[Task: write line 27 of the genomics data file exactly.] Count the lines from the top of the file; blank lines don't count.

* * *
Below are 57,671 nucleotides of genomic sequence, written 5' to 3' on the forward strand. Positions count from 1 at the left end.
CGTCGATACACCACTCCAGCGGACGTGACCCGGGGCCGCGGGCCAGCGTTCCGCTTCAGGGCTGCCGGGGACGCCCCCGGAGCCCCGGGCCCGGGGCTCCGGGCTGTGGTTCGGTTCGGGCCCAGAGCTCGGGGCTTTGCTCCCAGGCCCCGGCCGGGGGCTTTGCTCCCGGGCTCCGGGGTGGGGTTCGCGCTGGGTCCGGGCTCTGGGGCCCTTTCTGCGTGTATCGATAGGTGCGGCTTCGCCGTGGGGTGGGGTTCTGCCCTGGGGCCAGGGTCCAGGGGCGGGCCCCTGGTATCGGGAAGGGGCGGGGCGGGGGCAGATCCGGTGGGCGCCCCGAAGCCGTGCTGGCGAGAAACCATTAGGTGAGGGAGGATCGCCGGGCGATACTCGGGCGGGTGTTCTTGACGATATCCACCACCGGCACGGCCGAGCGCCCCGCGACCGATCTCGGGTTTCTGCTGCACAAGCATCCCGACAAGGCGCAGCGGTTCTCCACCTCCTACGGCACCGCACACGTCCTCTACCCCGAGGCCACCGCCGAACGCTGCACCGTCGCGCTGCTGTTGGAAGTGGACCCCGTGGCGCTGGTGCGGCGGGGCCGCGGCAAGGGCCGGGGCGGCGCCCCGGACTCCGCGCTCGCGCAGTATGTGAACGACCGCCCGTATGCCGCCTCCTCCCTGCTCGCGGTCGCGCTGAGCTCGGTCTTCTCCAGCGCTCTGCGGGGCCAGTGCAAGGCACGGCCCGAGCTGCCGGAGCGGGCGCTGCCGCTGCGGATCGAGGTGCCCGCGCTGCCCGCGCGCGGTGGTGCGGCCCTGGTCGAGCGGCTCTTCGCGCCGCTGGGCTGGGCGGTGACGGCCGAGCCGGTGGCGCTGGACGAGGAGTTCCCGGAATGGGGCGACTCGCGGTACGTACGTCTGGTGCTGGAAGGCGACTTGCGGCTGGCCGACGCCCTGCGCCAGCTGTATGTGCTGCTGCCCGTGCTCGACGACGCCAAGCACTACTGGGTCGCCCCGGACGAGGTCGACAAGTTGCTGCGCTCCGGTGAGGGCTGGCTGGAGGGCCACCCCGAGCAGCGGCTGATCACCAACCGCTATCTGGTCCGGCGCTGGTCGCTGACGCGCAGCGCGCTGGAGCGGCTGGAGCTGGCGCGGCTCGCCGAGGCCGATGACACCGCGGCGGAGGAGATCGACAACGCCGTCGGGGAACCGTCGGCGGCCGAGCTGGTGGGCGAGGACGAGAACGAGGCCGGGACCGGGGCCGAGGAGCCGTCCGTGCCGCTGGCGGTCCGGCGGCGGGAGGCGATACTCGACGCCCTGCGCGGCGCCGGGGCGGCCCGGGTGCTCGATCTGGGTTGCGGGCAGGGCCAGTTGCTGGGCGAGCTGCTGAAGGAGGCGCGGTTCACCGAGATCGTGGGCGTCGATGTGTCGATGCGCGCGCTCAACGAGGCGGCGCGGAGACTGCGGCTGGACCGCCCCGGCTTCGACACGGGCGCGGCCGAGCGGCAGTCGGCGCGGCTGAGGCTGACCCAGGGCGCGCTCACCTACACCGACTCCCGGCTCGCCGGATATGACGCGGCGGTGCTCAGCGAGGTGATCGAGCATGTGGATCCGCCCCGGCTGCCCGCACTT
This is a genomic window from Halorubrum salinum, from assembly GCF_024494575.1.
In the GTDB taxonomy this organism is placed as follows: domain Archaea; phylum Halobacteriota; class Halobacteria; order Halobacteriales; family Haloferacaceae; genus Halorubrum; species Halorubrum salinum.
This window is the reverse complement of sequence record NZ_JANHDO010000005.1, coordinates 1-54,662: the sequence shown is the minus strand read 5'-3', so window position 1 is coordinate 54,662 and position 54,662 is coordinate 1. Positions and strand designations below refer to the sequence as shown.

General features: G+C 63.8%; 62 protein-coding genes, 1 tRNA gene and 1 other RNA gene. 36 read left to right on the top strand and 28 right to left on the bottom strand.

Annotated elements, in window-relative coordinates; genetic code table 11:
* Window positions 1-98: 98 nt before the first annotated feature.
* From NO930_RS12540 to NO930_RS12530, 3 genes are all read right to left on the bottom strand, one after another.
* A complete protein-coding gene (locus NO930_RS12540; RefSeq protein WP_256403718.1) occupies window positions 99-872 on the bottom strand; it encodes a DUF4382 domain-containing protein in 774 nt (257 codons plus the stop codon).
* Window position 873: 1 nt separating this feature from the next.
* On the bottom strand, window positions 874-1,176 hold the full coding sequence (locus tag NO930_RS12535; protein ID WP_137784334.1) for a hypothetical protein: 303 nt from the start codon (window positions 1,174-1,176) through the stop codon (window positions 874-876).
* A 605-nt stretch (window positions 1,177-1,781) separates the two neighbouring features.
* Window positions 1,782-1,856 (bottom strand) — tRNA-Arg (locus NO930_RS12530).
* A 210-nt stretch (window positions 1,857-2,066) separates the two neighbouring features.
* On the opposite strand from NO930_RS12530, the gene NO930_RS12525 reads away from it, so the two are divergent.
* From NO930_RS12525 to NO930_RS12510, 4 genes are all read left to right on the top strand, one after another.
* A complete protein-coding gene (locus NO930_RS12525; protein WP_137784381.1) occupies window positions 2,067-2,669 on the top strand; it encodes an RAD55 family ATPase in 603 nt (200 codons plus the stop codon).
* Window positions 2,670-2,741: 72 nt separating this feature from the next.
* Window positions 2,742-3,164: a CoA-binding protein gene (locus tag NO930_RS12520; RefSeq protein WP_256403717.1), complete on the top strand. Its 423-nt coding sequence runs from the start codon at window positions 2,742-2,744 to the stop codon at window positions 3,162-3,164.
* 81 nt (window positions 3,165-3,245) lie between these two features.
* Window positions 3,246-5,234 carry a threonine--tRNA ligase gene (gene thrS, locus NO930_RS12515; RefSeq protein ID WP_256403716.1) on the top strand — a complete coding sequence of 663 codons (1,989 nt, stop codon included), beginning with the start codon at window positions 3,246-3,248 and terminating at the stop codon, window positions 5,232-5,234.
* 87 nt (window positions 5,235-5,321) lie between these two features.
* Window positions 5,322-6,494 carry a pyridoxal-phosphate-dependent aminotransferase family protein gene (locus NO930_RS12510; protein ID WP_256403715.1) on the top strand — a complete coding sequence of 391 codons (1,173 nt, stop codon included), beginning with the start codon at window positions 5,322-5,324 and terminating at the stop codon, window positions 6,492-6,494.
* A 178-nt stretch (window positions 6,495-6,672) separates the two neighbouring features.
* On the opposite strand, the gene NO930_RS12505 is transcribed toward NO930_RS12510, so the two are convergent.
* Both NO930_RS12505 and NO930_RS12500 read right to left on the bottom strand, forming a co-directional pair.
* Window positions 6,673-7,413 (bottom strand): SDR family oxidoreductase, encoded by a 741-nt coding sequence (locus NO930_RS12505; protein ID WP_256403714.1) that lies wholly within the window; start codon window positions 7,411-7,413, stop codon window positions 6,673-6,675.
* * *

* Both NO930_RS12505 and NO930_RS12500 read right to left on the bottom strand, forming a co-directional pair.